Salisbury woman finds joy in helping people of Ghana
By Mark Wineka
The memories of her missionary work three decades earlier flooded back to Janie Speaks as she bumped along the back country of Ghana, on the way from Accra to Afrancho.
The six-hour bus trip afforded her plenty of time to remember those eight years, from 1972 to 1980.
She and her husband, Bishop Ruben L. Speaks, drove through a less modernized West Africa in those days. During the rainy season, when water came through the floor of the car, they sometimes had to stop and get out just to find where the road was.
In the dry season, water was so scarce that she and her husband were limited to a pail of water each for bathing or freshening up. She recalled the day a man brought only one pail to their home.
“Water finished,” he said, and Speaks had to share her husband’s bath water.
The Episcopal residence in Accra had no running water or electricity then. She and her husband slept under nets at night and read and worked by the light of oil lamps.
When they traveled to AME Zion conferences in Liberia and Nigeria, they flew on small, 12-passenger planes, which they boarded on wooden ladders. The flights took courage.
Speaks thought of all of these things as the bus ground toward Afrancho. She shared some of her memories with her AME Zion Church friend, Alice Royal, who had made the trip with her from North Carolina.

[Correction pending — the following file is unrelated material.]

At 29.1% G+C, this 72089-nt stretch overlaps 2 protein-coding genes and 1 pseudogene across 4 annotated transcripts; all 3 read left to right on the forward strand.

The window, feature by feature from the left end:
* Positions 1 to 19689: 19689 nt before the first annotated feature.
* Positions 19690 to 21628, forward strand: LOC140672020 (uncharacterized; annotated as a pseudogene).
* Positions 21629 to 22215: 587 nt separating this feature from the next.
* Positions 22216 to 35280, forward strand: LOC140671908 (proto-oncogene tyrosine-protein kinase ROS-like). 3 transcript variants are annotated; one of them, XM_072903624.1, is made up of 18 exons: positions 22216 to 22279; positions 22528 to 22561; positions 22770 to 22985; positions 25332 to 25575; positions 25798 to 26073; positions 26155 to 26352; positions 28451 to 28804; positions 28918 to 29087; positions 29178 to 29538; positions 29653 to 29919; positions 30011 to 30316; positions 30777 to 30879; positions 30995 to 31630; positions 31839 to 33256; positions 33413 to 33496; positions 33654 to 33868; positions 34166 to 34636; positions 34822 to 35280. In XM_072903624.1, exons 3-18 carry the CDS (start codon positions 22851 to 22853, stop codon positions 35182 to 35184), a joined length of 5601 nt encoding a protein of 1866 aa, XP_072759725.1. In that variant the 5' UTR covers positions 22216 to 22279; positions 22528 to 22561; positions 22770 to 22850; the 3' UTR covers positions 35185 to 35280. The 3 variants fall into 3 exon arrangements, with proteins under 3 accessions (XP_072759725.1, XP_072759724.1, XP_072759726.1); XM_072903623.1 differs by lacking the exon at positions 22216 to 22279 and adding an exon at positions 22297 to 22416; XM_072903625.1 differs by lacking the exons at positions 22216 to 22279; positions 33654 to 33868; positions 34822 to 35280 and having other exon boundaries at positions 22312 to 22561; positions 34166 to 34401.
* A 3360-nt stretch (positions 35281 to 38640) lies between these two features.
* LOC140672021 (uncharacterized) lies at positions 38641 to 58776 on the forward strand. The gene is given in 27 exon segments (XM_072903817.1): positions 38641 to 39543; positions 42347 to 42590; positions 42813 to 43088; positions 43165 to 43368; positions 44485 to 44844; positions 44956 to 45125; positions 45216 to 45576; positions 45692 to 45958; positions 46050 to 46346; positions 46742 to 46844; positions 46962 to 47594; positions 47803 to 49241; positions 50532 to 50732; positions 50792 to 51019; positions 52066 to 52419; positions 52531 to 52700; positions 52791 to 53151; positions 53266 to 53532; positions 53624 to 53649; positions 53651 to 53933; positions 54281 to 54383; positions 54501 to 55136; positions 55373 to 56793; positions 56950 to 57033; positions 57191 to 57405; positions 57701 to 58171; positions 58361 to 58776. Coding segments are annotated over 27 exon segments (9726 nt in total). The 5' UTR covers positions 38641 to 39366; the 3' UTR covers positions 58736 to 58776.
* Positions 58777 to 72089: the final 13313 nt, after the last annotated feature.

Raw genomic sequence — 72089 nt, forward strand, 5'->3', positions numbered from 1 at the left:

About 2,000 people were gathered, waiting in Afrancho. Two bands were playing, and someone handed Speaks a bouquet of flowers as she stepped off the bus. Much of the celebration was about her.
People from distant communities had assembled to welcome Speaks and other church dignitaries with her for the rededication of the hospital named for Speaks when she was missionary supervisor in West Africa.
The Janie A. Speaks AME Zion Hospital Multi-Purpose Medical Block had been enlarged from the tiny clinic started there years ago. Speaks had been on hand for the original dedication of land, given by a chief.
Now the hospital had a full-time doctor and nurse provided by the government. It still served as the only medical facility for a wide area. The long building had a section for children and facilities for examinations, testing and treatment.
“It’s nice for Africa,” says Speaks, now back home in Salisbury. “It’s commodious.”
A lengthy outdoors dedication service followed the party’s arrival from Accra, and Speaks gave some impromptu remarks.
She says the feeling of gratitude to the West African people flooded over her that day and will stay with her forever. She met with old missionary friends and many people who remembered and respected her late husband.
Also on hand was the man, who as a young adult, had served as the couple’s’ interpreter during their travels. Ruben Speaks had helped him go to college and eventually earn his Ph.D.
Janie Speaks, now 84, spent eight days overall in Ghana before returning to Salisbury. Her friend, Royal, spent about a month with her in Salisbury before leaving for her home in California.
Speaks and Royal gave a travelogue presentation about their trip one night at Soldiers Memorial Church. And Speaks recently put on her brightly patterned, kente cloth dress and met with a Post reporter to talk about her first visit back to Ghana since leaving in 1980.